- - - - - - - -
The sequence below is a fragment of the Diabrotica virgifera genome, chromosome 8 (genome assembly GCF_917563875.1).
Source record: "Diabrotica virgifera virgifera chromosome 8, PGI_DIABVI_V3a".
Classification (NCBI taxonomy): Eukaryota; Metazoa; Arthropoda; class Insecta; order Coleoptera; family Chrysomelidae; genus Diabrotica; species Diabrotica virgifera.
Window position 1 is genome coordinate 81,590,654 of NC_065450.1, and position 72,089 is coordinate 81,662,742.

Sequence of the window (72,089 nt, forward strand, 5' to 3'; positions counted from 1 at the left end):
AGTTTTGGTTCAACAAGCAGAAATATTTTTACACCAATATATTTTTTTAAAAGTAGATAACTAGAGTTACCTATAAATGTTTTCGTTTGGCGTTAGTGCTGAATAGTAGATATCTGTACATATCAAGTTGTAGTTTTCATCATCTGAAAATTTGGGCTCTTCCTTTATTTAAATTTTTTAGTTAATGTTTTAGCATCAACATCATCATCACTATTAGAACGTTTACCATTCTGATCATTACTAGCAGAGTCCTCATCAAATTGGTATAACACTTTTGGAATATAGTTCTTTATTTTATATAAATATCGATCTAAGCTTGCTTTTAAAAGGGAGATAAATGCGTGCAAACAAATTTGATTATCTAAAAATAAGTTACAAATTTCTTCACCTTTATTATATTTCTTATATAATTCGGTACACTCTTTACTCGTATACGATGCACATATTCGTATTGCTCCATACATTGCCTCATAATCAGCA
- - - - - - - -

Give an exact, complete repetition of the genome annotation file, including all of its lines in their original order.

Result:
The sequence below is a fragment of the Diabrotica virgifera genome, chromosome 8 (genome assembly GCF_917563875.1).
Source record: "Diabrotica virgifera virgifera chromosome 8, PGI_DIABVI_V3a".
Classification (NCBI taxonomy): Eukaryota; Metazoa; Arthropoda; class Insecta; order Coleoptera; family Chrysomelidae; genus Diabrotica; species Diabrotica virgifera.
Window position 1 is genome coordinate 81,590,654 of NC_065450.1, and position 72,089 is coordinate 81,662,742.

Sequence of the window (72,089 nt, forward strand, 5' to 3'; positions counted from 1 at the left end):
AGTTTTGGTTCAACAAGCAGAAATATTTTTACACCAATATATTTTTTTAAAAGTAGATAACTAGAGTTACCTATAAATGTTTTCGTTTGGCGTTAGTGCTGAATAGTAGATATCTGTACATATCAAGTTGTAGTTTTCATCATCTGAAAATTTGGGCTCTTCCTTTATTTAAATTTTTTAGTTAATGTTTTAGCATCAACATCATCATCACTATTAGAACGTTTACCATTCTGATCATTACTAGCAGAGTCCTCATCAAATTGGTATAACACTTTTGGAATATAGTTCTTTATTTTATATAAATATCGATCTAAGCTTGCTTTTAAAAGGGAGATAAATGCGTGCAAACAAATTTGATTATCTAAAAATAAGTTACAAATTTCTTCACCTTTATTATATTTCTTATATAATTCGGTACACTCTTTACTCGTATACGATGCACATATTCGTATTGCTCCATACATTGCCTCATAATCAGCA